The conversation, though fictional, could easily go like this:
“Mom, can I have that (whatever was just advertised on TV)?”
“Do you need it?”
“No, but I have to have it.”
“The guy on TV said so.”
From there, the conversation might go in any number of directions. As members of the consuming public, we’re all subject to a barrage of advertising. The younger consumers in our society are increasingly targeted by those ads; both we and they need to understand what the messages of the ads are all about.
Research by the National Institute on Media and Family shows young people spend more time in front of screens than on any other activity, other than sleeping. The average is 53 hours per week, and that’s enough screen time to absorb a pile of ad messages.
Do we need to say that many of those ads are designed for adult consumption?
The advertisers may well say with straight faces that they don’t try to influence children inappropriately. Critics argue that the ads are conditioning young people for lives of fast food, luxurious yet economical cars and a cosmetic or pharmaceutical for all occasions.
The merchants of these goods know the power of electronic media. They’re all too aware of the best intentions of concerned parents, carting children from one activity to the next until all are spent. Finally alone before their respective screens, the consumers of all ages log on, kick back and take it all in.
Most advertisers hope they take it in without question.
And so, parents have a huge obligation to provide guidance. Teach youngsters to think critically about the messages they see and hear — product-related or otherwise — and you’ve taught one of the most important lessons they’ll ever receive.
Cigarettes may be a prime example. Tobacco companies were barred from buying time on TV many years ago, but today electronic cigarette ads abound. Some health officials worry that a whole generation will become addicted to nicotine through a new delivery system. It’s worth a conversation, about both the health effects and the messages e-cigarette ads convey.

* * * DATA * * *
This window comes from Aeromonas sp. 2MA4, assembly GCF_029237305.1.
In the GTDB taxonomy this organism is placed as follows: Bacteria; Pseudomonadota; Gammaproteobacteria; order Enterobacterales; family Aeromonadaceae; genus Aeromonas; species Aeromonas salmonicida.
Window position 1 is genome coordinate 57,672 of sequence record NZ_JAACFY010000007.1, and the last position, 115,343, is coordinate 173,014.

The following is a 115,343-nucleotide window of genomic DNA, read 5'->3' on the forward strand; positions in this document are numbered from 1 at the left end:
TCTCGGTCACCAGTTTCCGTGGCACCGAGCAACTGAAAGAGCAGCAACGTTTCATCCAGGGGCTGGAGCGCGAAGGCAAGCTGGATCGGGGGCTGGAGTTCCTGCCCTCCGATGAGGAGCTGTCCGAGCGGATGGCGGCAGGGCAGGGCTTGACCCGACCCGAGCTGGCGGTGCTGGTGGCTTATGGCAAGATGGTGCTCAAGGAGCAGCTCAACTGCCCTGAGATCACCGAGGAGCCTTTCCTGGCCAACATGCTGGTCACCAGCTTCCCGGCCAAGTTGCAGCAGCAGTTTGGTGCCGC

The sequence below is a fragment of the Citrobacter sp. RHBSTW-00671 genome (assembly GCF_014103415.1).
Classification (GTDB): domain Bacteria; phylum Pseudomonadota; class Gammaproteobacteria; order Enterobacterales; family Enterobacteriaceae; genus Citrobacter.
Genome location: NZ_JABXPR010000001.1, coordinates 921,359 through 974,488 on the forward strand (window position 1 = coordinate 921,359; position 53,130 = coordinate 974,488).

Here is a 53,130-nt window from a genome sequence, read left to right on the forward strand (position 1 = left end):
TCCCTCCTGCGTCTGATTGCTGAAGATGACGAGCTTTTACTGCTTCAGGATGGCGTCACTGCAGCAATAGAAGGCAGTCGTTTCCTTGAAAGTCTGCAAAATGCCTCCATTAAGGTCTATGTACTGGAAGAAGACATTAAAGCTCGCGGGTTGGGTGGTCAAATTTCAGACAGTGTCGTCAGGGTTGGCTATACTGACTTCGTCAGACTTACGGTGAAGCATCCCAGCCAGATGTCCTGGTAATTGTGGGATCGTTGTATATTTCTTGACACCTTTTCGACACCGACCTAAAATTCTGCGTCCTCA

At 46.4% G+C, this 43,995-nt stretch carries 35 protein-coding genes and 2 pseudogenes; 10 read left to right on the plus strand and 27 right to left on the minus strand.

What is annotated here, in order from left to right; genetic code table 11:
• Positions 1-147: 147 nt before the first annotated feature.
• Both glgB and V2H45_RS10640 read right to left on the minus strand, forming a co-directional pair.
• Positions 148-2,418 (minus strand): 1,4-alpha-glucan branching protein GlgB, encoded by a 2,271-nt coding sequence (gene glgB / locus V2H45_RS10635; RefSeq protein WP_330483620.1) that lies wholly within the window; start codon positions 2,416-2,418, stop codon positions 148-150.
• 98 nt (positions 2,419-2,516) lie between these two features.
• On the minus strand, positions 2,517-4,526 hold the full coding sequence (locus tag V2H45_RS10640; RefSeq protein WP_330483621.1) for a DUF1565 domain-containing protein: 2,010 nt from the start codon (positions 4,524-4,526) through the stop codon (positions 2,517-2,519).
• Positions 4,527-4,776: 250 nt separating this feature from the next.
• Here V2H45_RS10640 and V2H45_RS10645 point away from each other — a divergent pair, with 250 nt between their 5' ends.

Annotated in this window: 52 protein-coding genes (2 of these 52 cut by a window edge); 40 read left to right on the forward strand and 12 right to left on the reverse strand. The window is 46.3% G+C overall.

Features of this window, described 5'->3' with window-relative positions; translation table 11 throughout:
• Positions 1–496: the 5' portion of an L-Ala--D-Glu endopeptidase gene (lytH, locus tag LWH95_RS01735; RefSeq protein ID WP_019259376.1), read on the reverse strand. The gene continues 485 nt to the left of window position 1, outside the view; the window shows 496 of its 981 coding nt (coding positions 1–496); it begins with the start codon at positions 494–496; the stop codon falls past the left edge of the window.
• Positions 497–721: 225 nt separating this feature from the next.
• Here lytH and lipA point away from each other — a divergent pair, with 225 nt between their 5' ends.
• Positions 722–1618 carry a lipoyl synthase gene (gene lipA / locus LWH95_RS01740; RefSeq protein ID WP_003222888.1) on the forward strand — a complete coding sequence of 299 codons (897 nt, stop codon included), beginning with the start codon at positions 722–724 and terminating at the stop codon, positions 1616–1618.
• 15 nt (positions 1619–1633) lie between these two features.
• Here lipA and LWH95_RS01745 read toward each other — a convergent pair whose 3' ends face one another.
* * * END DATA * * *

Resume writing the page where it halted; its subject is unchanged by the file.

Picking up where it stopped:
A hidden message in a lot of advertising is defiance. Researchers from the Annenberg School of Communications wrote in 1980 that not much study had yet been done on the role of TV commercials in ramping up family conflict. However, the authors said, “One implication from these studies is that by third grade, children become less accepting of parents’ refusals to purchase a product and more likely to respond to their frustration in an aggressive manner (Sheikh and Moleski, 1977).”
Finding the “truth” in advertising is likely another discussion entirely. But helping youngsters to look critically at ads and everything else that comes across their electronic screens is well worth the time and effort.
We recommend a great little book titled “Made You Look: How Advertising Works and Why You Should Know” by Shari Graydon. Writing for teens and tweens, Graydon sorts wheat from chaff in showing how ads target young people and how young people can be ready.
Talk about ads with a young person you know. You could both learn a lot.
Consumer Forum is a collaboration of the Bangor Daily News and Northeast CONTACT, Maine’s all-volunteer, nonprofit consumer organization. For assistance with consumer-related issues, including consumer fraud and identity theft, or for information, write Consumer Forum, P.O. Box 486, Brewer, ME 04412, visit http://necontact.wordpress.com or email email@example.com.